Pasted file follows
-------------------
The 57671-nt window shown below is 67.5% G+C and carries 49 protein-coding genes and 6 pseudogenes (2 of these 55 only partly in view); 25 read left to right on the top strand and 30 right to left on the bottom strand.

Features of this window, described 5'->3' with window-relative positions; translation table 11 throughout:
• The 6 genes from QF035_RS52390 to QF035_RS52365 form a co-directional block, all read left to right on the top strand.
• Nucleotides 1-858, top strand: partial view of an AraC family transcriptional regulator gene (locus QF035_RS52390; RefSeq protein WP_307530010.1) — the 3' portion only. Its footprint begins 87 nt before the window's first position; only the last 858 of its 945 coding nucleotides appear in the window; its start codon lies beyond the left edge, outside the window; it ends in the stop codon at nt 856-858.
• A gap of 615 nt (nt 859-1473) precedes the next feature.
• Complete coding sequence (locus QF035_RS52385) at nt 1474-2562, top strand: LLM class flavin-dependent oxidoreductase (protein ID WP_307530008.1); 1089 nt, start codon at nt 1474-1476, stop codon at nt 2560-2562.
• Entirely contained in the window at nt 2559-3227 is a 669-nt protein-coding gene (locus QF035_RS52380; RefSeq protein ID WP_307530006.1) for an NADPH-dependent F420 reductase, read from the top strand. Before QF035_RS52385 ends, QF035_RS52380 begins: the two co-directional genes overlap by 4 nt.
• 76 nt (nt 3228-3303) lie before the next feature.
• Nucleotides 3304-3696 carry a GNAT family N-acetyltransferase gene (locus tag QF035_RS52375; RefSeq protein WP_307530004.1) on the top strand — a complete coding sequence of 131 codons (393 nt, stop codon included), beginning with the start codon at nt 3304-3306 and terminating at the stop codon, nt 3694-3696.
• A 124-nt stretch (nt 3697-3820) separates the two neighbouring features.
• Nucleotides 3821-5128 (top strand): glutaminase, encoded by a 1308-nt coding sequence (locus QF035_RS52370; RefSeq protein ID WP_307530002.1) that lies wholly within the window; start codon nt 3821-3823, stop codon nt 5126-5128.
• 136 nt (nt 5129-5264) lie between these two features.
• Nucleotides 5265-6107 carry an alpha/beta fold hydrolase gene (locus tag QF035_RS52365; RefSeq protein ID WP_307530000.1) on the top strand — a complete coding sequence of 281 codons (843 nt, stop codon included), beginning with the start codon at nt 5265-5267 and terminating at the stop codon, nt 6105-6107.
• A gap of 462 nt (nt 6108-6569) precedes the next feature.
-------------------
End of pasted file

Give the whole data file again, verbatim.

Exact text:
The 57671-nt window shown below is 67.5% G+C and carries 49 protein-coding genes and 6 pseudogenes (2 of these 55 only partly in view); 25 read left to right on the top strand and 30 right to left on the bottom strand.

Features of this window, described 5'->3' with window-relative positions; translation table 11 throughout:
• The 6 genes from QF035_RS52390 to QF035_RS52365 form a co-directional block, all read left to right on the top strand.
• Nucleotides 1-858, top strand: partial view of an AraC family transcriptional regulator gene (locus QF035_RS52390; RefSeq protein WP_307530010.1) — the 3' portion only. Its footprint begins 87 nt before the window's first position; only the last 858 of its 945 coding nucleotides appear in the window; its start codon lies beyond the left edge, outside the window; it ends in the stop codon at nt 856-858.
• A gap of 615 nt (nt 859-1473) precedes the next feature.
• Complete coding sequence (locus QF035_RS52385) at nt 1474-2562, top strand: LLM class flavin-dependent oxidoreductase (protein ID WP_307530008.1); 1089 nt, start codon at nt 1474-1476, stop codon at nt 2560-2562.
• Entirely contained in the window at nt 2559-3227 is a 669-nt protein-coding gene (locus QF035_RS52380; RefSeq protein ID WP_307530006.1) for an NADPH-dependent F420 reductase, read from the top strand. Before QF035_RS52385 ends, QF035_RS52380 begins: the two co-directional genes overlap by 4 nt.
• 76 nt (nt 3228-3303) lie before the next feature.
• Nucleotides 3304-3696 carry a GNAT family N-acetyltransferase gene (locus tag QF035_RS52375; RefSeq protein WP_307530004.1) on the top strand — a complete coding sequence of 131 codons (393 nt, stop codon included), beginning with the start codon at nt 3304-3306 and terminating at the stop codon, nt 3694-3696.
• A 124-nt stretch (nt 3697-3820) separates the two neighbouring features.
• Nucleotides 3821-5128 (top strand): glutaminase, encoded by a 1308-nt coding sequence (locus QF035_RS52370; RefSeq protein ID WP_307530002.1) that lies wholly within the window; start codon nt 3821-3823, stop codon nt 5126-5128.
• 136 nt (nt 5129-5264) lie between these two features.
• Nucleotides 5265-6107 carry an alpha/beta fold hydrolase gene (locus tag QF035_RS52365; RefSeq protein ID WP_307530000.1) on the top strand — a complete coding sequence of 281 codons (843 nt, stop codon included), beginning with the start codon at nt 5265-5267 and terminating at the stop codon, nt 6105-6107.
• A gap of 462 nt (nt 6108-6569) precedes the next feature.